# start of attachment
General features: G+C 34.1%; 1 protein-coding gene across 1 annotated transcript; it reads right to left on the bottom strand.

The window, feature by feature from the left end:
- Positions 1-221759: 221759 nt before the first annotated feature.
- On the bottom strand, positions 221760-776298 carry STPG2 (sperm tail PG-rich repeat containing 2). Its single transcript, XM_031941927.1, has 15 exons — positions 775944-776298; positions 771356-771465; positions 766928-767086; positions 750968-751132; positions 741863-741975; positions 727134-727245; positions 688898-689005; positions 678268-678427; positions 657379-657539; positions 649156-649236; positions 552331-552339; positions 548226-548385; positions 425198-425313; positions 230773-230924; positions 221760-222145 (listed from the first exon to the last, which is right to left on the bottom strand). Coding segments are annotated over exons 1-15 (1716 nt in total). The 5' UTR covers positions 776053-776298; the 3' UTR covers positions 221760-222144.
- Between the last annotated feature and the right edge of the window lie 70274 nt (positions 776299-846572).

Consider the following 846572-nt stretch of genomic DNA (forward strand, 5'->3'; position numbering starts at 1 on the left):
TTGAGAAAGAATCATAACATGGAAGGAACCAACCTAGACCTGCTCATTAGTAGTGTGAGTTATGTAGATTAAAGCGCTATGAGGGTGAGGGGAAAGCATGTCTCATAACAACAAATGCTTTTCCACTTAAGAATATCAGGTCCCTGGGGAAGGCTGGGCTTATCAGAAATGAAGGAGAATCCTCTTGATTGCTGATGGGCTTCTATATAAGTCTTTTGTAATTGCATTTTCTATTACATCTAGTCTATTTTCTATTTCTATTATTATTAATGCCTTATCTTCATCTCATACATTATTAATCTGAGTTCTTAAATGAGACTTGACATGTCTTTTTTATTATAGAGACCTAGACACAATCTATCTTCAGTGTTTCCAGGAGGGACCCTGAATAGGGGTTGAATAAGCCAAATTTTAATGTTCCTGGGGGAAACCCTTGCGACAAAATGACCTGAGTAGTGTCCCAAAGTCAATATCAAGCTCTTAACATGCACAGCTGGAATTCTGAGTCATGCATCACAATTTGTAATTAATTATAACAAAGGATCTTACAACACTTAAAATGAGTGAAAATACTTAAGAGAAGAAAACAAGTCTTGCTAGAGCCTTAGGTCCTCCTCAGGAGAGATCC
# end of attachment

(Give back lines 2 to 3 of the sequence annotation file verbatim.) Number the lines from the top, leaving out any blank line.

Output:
The window, feature by feature from the left end:
- Positions 1-221759: 221759 nt before the first annotated feature.